Sleeping with the enemy: winning coalitions against within-group power transitions and unstable civil war settlements Public Deposited

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  • March 22, 2019
  • Chang, Kiyoung
    • Affiliation: College of Arts and Sciences, Department of Political Science
  • In many civil wars, each warring side often consists of multiple internal groups. In such a case, a leader's political survival may be threatened not only by fighting with the enemy but also by power competition among in-groups. Within-group power transitions refer to a situation in which a dominant group is overtaken by a challenger group on the same warring side. In this paper, I argue that the risk of within-group power transitions creates an incentive to negotiate peace with an enemy side. Assuming recruiting enough supporters is the sine qua non of a dominant group's status, attracting extra supporters would provide insurance against internal power transitions. Given the internal power competition, negotiated settlements help a dominant leader save more resources to recruit additional supporters by minimizing the uncertainty from fighting with an enemy. Thus, negotiated settlements are beneficial to control internal rivals. A leader's consideration for such a strategic settlement, however, inevitably entails the risk of the conflict recurring.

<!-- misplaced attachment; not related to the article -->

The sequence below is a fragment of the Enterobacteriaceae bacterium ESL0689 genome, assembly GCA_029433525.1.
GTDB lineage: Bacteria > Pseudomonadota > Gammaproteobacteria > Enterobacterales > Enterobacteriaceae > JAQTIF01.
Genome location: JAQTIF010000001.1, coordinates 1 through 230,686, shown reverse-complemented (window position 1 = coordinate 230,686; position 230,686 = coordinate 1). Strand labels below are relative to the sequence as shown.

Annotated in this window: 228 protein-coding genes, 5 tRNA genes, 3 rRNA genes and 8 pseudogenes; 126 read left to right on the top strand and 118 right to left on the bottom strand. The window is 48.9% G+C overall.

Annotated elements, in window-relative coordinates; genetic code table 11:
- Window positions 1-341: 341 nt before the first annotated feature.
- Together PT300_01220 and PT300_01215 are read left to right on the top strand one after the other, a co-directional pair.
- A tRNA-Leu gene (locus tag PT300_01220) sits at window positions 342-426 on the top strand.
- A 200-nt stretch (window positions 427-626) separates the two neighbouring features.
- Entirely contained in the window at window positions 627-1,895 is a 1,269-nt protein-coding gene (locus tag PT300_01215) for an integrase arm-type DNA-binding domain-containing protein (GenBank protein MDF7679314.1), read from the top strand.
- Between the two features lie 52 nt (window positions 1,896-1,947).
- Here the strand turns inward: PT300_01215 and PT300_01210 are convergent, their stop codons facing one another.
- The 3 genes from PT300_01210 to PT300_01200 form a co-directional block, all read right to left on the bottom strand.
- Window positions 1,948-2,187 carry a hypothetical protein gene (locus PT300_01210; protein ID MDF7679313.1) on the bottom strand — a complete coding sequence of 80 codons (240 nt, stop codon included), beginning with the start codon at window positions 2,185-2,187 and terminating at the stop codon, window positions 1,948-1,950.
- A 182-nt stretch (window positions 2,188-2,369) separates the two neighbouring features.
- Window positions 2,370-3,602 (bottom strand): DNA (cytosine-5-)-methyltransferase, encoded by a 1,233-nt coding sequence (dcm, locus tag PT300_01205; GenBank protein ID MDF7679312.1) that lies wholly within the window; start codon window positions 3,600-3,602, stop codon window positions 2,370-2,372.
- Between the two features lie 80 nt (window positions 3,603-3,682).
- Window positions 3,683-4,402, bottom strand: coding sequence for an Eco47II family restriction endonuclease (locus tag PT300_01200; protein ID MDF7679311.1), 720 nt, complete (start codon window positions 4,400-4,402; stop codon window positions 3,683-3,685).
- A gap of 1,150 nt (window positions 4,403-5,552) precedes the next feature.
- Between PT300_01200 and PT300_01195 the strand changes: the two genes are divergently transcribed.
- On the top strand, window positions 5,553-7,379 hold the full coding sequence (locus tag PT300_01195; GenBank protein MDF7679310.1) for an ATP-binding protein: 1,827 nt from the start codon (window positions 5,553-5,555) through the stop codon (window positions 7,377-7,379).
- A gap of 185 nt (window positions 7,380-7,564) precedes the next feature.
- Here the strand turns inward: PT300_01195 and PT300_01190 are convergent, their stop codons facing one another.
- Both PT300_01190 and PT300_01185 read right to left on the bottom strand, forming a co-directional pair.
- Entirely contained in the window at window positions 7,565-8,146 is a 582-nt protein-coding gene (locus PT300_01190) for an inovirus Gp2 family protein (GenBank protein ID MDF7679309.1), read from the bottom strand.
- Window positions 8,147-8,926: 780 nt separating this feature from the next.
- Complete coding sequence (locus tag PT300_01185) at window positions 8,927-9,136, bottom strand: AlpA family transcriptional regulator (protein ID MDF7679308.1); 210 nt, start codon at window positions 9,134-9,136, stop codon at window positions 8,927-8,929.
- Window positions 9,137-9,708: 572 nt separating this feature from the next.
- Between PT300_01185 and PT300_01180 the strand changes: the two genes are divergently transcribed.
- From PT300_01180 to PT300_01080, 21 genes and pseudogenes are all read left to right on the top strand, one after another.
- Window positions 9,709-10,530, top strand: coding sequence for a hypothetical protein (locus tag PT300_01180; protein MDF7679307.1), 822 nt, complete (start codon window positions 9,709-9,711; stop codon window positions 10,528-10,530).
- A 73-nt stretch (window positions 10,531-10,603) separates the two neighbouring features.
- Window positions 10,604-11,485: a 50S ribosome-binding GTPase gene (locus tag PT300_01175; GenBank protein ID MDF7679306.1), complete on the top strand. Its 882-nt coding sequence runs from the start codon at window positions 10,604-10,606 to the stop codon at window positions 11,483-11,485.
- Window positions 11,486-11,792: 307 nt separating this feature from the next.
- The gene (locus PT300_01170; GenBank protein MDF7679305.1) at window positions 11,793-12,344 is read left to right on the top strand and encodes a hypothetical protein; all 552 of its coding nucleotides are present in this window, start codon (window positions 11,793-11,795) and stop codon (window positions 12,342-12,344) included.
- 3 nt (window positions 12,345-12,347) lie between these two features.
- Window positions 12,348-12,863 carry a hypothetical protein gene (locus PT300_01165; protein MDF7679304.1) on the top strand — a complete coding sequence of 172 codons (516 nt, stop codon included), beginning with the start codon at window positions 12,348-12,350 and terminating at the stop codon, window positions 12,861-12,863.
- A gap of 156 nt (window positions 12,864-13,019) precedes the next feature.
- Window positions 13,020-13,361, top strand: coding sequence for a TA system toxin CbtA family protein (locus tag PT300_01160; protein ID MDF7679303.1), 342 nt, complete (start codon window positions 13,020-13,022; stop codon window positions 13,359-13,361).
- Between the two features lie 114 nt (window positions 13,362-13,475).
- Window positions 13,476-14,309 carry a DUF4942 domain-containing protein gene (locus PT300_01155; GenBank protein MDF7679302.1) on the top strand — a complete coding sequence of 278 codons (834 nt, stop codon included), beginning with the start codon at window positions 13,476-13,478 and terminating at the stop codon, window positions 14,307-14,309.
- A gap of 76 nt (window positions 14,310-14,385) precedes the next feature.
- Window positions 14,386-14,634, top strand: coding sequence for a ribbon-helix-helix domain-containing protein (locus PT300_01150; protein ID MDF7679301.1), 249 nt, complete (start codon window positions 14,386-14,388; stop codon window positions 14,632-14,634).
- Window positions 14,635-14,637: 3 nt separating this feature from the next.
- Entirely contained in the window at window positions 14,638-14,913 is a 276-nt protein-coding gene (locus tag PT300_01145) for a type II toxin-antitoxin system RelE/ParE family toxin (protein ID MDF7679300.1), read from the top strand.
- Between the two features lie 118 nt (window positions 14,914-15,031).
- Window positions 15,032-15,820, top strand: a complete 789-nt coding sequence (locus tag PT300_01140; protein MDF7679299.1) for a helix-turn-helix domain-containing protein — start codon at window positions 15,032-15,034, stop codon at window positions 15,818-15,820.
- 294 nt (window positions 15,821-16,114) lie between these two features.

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  • In Copyright
  • Crescenzi, Mark J. C.
Degree granting institution
  • University of North Carolina at Chapel Hill
  • Open access

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